The key to our success is communication among our team of two professors and 8 graduate TAs so that we are able to maintain consistent pedagogy, high quality instruction, and fair student evaluation for students in 23 separate lab sections (~17-18 students each) and two large lecture sections (~200 students each).
GEO 303 is statistical entity unto itself. It is such a large class and it has been taught for so long that we can use our past grade data to spot trends and discrepancies in student performance over decades, years, semesters and even from one assignment to the next. We also collect feedback from students on an "in-house" evaluation form at the end of each semester, and encourage our TAs to contribute their suggestions for improving the course. Last, but probably most important, we who teach GEO 303 perpetuate a long course tradition of getting to know our students personally and welcoming their feedback. We work together to constantly improve our teaching and to provide our multitude of students with the instructional attention that they would receive in a much smaller intro class.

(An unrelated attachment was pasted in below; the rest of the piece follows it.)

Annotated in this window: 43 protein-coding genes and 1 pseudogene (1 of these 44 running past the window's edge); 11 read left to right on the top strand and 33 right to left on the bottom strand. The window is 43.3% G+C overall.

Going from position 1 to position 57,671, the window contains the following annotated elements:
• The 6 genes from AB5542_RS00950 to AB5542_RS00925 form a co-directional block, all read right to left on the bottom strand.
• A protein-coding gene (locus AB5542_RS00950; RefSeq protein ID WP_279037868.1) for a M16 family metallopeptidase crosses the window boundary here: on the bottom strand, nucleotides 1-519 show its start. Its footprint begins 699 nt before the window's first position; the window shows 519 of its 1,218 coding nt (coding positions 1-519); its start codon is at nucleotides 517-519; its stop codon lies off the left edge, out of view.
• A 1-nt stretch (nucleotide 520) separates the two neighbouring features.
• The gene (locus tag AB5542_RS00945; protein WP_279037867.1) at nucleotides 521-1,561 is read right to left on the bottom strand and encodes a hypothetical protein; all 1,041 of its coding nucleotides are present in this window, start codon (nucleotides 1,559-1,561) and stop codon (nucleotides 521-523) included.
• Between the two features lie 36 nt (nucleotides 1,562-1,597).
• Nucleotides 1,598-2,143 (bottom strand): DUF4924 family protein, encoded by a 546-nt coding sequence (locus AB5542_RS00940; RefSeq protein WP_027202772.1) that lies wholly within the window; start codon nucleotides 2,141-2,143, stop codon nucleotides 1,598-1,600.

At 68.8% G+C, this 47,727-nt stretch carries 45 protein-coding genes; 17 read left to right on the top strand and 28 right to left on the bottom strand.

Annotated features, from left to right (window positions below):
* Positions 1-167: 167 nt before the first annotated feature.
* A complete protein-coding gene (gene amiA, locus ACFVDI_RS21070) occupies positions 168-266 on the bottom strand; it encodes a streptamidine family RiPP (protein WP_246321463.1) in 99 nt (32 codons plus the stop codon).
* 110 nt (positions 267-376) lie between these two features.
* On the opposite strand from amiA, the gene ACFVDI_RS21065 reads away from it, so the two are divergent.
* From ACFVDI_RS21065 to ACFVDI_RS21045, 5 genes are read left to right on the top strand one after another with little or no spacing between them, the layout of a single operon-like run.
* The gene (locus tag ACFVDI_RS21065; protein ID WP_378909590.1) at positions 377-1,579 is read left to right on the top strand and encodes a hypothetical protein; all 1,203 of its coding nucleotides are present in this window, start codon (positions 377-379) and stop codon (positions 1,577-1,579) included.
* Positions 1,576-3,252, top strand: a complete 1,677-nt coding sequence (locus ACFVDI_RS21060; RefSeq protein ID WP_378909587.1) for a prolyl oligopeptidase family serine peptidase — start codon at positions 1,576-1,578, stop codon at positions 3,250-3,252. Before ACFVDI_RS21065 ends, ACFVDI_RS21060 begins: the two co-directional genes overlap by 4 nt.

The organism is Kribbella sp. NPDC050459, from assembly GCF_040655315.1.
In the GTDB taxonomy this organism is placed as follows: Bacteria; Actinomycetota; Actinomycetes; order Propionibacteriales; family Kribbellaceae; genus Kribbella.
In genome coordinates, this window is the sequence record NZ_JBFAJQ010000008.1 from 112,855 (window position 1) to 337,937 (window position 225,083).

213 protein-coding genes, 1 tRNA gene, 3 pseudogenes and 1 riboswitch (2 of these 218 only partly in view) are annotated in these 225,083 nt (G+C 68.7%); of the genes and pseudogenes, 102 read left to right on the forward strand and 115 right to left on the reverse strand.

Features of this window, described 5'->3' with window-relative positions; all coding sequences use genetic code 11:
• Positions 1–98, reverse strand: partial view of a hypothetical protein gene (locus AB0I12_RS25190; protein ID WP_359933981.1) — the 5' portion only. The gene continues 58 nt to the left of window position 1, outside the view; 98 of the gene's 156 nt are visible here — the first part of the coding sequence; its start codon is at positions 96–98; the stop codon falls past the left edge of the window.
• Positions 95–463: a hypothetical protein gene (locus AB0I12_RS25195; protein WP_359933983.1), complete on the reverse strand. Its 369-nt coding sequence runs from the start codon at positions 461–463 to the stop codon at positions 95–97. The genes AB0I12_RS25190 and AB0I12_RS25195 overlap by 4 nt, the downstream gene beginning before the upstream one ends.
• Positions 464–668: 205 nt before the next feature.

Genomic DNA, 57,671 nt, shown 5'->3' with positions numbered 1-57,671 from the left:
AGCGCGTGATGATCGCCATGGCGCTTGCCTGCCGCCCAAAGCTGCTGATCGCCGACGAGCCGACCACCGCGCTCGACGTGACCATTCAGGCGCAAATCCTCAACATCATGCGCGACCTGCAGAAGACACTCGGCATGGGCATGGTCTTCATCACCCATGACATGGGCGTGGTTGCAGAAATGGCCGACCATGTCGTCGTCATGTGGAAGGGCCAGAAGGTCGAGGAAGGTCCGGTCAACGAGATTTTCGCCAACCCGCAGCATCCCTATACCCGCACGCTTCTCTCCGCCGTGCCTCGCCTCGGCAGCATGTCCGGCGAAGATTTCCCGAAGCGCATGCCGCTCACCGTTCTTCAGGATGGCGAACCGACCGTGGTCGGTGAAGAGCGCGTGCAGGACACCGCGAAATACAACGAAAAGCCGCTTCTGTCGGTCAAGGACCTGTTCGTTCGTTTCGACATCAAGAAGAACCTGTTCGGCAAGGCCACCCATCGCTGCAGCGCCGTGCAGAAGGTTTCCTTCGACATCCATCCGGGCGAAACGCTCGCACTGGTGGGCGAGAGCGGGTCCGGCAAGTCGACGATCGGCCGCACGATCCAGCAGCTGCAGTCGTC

S14_syllabus_revised (Acrobat (PDF) 107kB Mar3 14)
Long, L. E., 2011, GEOLOGY: 15th ed., Pearson Learning Solutions, 600 pages.
This text, which was written by Leon Long himself, is a custom one-stop shop for our introductory geology course. It is a combined textbook and lab manual in a single volume, complete with exercises on tear-out pages. The material has been carefully curated to have consistent terminology, up-to-date and correct science, and to ensure integration of material and learning sequence between lecture and lab. Leon is currently working on the 16th edition of the text, which will be offered in electronic format as well as its traditional paperback version. The new version will contain the lab reference materials, but not the student exercises.
References and Notes:
Other Supporting Materials:
GEO 303 Lab Syllabus (Acrobat (PDF) 70kB Mar3 14)